Just take a look at these URLs:

  • http://corkd.com/people/adactio/buddies/
  • http://flickr.com/people/adactio/contacts/
  • http://last.fm/user/adactio/friends/

A semantic consensus is already emerging across sites in URL structure:

http://site name/[people|user]/username/[buddies|contacts|friends]/

All that’s needed is to explicitly mark up any people on those pages. That’s easily done with hCard. All these sites have to do is edit a template. For extra relationship richness, XFN can help.

Have you published a response to this? :

Comments

Jeremy, I am in much much agreement. The only place I differ is on my friends list being fungible (identical) everywhere. I can think of one pairing where I would want two separate lists of friends, cork’d and last.fm because the tastes of friends do not transfer between wine and music for me. The friend taste clash and even for privacy reasons (would not want workplace friends knowing about a job search site activity).

This variance of friends and contacts would need a central broker or a smart scaleable address book. I have been looking at OpenID as a means to do this. I know this solution is in the open Microsoft infocard (yes, open), at least from what I understand.

I am personally seeing a need for an onion layered approach, for access to my ID, but a little more fine grained so to set up granular interest for my social network.

The key elements are ease of use, privacy, trust, and one solution (can be stored centrally, or I personally can house and control it).

# Posted by vanderwal on Thursday, November 23rd, 2006 at 2:28am

This is a fantastic approach to this problem. Even Gyford’s idea of groupings could be achieved by choosing which URL you use to import into the next site. I agree, when simple is good enough, complex is too complicated.

It’s great that you can import your friends through the use of XFN marked up pages, but how do you know your friends on one network also want to be your friend at another one? They should give permission for that, and how will that be facilitated without me entering all their individual email-addresses?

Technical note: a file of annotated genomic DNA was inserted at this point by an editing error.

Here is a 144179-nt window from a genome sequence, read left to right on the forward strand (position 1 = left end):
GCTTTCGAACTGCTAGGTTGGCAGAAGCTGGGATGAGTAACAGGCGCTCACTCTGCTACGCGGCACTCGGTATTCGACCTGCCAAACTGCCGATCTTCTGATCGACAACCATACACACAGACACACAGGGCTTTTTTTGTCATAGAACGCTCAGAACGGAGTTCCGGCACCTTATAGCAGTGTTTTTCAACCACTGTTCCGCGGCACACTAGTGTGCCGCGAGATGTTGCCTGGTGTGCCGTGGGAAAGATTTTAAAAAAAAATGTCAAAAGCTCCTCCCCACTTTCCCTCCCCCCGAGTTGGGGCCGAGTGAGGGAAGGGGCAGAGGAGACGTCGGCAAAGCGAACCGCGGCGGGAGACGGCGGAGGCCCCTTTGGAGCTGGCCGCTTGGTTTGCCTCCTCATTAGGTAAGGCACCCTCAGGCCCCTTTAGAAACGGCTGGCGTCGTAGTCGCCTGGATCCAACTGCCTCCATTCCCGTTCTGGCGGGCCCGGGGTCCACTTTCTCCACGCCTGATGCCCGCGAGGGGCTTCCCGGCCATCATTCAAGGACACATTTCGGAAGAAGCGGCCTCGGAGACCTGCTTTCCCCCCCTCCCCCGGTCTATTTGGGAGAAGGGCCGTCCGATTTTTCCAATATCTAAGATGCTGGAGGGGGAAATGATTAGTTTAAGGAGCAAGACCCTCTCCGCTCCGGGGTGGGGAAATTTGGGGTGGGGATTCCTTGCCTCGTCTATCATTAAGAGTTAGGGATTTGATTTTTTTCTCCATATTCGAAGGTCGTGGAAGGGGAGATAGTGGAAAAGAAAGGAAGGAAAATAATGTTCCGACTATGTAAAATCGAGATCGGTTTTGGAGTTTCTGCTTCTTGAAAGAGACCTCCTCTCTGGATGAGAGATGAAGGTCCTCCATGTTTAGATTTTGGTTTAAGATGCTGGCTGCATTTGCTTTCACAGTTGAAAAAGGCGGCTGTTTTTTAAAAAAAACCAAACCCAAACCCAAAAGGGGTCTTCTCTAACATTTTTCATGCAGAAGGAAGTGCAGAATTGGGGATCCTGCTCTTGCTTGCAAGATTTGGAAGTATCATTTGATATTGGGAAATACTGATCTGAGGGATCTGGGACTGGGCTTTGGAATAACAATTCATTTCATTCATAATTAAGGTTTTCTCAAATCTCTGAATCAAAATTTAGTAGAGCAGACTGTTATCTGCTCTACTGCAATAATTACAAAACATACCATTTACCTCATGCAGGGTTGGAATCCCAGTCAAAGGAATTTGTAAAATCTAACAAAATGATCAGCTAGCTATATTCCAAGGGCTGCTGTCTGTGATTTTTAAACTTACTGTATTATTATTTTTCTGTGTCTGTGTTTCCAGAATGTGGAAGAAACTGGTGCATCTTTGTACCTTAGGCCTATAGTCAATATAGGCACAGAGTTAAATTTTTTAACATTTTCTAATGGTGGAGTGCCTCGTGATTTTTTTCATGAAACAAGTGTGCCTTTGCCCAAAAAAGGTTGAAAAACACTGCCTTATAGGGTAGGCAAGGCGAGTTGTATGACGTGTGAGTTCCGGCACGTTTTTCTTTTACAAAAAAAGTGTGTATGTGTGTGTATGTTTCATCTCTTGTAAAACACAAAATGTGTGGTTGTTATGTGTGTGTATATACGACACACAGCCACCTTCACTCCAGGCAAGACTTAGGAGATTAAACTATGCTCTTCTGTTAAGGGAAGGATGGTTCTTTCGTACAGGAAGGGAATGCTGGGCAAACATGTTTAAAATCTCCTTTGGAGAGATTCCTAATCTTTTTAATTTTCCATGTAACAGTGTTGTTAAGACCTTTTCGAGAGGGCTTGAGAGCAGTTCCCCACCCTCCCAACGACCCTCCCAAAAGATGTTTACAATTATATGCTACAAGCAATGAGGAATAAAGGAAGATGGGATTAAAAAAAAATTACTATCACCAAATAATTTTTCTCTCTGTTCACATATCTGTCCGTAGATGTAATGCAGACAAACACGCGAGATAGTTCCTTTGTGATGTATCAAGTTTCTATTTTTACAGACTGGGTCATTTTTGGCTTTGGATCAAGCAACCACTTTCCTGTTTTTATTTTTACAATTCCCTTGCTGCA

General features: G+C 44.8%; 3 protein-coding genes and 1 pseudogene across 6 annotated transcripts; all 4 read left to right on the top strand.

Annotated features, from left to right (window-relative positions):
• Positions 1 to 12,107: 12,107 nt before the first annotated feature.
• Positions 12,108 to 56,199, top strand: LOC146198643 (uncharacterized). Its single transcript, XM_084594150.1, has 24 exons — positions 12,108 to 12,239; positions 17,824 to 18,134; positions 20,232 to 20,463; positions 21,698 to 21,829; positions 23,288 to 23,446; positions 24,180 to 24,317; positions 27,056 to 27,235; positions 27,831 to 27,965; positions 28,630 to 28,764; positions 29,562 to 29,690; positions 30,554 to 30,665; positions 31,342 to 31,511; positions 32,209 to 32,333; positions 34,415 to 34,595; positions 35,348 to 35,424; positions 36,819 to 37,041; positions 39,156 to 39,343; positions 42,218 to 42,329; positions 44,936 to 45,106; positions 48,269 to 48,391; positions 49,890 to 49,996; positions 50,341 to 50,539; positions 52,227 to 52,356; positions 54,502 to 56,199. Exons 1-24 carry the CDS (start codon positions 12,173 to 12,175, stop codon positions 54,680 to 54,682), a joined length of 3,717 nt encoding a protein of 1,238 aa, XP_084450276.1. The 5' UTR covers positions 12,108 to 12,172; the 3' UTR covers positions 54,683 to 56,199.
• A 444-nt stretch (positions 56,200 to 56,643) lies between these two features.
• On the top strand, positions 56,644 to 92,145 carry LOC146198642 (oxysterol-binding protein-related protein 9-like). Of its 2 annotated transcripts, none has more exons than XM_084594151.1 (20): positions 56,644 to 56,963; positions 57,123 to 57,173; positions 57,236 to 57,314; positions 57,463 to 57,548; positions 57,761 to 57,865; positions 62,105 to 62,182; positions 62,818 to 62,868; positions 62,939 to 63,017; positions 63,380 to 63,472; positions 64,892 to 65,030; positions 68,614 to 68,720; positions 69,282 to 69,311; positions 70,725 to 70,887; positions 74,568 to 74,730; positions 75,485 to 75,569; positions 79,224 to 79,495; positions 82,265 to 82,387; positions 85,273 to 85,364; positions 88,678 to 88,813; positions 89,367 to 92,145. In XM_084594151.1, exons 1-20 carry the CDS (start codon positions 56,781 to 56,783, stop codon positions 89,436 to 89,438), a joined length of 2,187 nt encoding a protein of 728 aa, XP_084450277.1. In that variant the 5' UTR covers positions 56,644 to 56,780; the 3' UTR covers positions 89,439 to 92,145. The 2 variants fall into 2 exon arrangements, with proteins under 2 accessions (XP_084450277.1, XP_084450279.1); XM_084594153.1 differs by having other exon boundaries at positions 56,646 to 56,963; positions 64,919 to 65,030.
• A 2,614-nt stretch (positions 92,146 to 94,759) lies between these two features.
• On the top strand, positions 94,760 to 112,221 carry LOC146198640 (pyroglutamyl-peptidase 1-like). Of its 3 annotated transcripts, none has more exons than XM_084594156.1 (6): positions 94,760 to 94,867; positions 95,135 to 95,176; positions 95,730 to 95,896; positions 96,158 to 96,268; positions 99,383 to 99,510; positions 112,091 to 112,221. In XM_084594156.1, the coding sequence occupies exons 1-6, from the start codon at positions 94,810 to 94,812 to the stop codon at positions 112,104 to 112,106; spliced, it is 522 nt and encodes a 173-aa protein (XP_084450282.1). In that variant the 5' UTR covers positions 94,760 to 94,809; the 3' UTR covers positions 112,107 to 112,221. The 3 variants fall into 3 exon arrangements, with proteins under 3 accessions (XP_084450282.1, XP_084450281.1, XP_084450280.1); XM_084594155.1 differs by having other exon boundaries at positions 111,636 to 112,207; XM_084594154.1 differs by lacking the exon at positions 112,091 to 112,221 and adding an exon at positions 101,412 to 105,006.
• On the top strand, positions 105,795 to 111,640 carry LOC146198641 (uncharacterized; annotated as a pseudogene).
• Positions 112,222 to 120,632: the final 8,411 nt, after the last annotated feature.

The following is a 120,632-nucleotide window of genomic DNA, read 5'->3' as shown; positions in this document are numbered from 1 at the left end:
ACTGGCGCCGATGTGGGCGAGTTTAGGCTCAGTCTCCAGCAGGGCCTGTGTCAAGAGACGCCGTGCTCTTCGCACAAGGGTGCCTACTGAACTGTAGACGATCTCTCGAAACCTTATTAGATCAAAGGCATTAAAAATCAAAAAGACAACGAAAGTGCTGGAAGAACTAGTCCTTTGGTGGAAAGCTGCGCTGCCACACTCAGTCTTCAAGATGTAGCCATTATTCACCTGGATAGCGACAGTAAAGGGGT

# Posted by Yme Bosma on Thursday, November 23rd, 2006 at 7:56am

Echoing I had a couple of days ago (http://flickr.com/photos/hicksdesign/298271647/#comment72157594378491021), I definitely agree this has potential. It’ll only take a couple of sites to start and the ‘standards aware’ few will follow suit. I can’t help wondering just how much microformats would explode in popularity if a site like Myspace were to do this (but the chances of them doing this are slim, given they can’t get valid best-practice markup right yet).

One nice possibility with this is that you could have mutual relationships automatically parsed (if a given friend’s individual’s URI contains XFN indicating they consider you a friend in return, then automatically add you to their own friends list within the site), which would help with things like twitter’s ‘only giving updates to friends’, for instance.

# Posted by Ben Darlow on Thursday, November 23rd, 2006 at 8:06am

orrite,

so lots of people talking about this at the moment. which is good :)

there is a flaw in the simple pointing at an xfn list model.

those buddies at your xfn url have to match with those people’s real signup details on the latest fadsite. people quite often use different email addresses or screen names. not always by choice, sometimes the one they wanted is already taken.

there needs to be something more than that in my opinion. it’s not hard to solve technically, but to implement would be near impossible.

it’s gonna be fun trying though :)

Jeremy - your update is superb and really deserves to be a post of its own.

My original feeling on the use case that I was putting forth was explicitly XFN related because I was thinking of the relationships as important: friend vs. contact etc. However, I think you’re bang on - the XFN is the added bonus, not the core, and the core is hCard semantics.

I love the way ideas come together. As I’ve said before, the back and forth is critical to solving the problems.

So social network X can find your list of buddies on flickr, but how does it link those flickr names back to its own accounts? When people sign up they’d have to add their flickr/last.fm/cork’d names/urls too. Perhaps thats where having your own url comes in, you link to your different profiles with a rel saying they are you. The new site can then follow them and find your contacts as well as remember who you are on their site and others. Or you just give the site all your urls.

If OpenID was more prevalent, it could easily be an used for this.

In the here and now, 43places|things|people asks for your Flickr screen name. I think this model (ask for what you want) could and should be more common.

One API call to Flickr and I can get all your contacts. If I can get you to authenticate, I can tell who’s a friend or family.

Now I just have to create an app to use this…

It would be amazing to see this theory implemented. I think the need is really there and there’s a lot of bright minds, like yourself, thinking out the logistics.

Great article, Jeremy. I’ve begun integrating microformats into my sites and I plan on implementing XFN as well. Your proposal makes sense as it takes what is already available and makes it portable. I hope someone takes up your challenge, it will be yet another example designers/developers can use to promote microformats and their value to colleagues and clients.